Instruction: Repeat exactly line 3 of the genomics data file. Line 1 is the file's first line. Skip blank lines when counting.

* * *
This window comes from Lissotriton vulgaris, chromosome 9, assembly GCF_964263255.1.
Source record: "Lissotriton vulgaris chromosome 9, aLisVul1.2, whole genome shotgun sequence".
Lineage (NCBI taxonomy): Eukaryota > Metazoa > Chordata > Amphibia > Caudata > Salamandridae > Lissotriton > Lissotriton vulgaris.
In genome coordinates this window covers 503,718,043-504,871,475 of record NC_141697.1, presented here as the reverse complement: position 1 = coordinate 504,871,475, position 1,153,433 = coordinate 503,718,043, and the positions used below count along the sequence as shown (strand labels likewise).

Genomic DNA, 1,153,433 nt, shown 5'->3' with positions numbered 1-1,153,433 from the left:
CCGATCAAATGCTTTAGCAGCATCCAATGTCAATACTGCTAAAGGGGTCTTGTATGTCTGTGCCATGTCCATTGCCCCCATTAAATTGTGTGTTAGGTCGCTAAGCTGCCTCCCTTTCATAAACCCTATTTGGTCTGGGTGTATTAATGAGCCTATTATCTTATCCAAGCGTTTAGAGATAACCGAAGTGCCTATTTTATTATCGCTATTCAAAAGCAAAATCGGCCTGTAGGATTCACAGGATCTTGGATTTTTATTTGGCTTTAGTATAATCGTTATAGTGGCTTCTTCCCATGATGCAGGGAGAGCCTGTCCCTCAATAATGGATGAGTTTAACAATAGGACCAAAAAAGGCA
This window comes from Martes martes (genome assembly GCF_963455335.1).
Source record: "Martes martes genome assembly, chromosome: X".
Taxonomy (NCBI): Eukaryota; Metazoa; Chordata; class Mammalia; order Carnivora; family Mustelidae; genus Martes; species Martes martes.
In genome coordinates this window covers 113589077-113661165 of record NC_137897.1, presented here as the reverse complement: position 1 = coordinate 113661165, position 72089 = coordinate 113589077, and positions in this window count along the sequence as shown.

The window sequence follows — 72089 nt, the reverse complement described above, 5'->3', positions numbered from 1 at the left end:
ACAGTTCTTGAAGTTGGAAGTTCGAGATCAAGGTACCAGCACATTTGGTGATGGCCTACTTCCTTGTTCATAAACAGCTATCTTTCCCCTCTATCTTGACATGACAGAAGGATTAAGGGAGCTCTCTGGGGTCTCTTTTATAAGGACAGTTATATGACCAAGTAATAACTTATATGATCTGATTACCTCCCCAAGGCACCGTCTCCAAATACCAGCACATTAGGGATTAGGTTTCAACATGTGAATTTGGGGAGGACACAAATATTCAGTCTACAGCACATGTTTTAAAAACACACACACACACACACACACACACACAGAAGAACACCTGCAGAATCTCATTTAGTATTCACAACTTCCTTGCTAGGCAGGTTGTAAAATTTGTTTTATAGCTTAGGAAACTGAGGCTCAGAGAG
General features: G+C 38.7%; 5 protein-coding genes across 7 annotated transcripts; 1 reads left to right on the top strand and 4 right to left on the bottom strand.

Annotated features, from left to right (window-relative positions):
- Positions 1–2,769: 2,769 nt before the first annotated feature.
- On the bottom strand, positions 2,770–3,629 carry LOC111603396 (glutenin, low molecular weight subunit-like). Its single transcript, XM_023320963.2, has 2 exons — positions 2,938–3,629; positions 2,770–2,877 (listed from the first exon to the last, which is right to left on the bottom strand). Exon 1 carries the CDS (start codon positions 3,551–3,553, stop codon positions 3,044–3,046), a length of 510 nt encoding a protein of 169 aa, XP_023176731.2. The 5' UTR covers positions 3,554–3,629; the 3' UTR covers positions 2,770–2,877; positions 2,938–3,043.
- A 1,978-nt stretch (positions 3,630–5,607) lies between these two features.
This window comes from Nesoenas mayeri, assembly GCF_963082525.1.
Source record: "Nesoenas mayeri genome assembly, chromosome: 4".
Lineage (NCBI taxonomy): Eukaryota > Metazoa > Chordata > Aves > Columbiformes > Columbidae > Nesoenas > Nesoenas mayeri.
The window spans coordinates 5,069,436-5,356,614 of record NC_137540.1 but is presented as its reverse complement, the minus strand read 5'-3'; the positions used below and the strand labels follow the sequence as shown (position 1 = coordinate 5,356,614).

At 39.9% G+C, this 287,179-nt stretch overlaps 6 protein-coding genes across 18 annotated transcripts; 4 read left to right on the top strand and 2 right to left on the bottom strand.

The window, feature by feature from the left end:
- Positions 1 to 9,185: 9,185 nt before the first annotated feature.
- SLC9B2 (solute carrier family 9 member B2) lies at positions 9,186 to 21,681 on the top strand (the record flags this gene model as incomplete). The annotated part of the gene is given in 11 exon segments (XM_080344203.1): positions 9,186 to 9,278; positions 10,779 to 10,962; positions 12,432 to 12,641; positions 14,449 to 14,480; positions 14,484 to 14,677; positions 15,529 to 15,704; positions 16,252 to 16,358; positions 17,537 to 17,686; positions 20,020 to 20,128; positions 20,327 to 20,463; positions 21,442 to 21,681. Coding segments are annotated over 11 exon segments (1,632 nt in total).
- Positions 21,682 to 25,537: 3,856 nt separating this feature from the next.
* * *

Lineage (NCBI taxonomy): Eukaryota > Metazoa > Chordata > Amphibia > Caudata > Salamandridae > Lissotriton > Lissotriton vulgaris.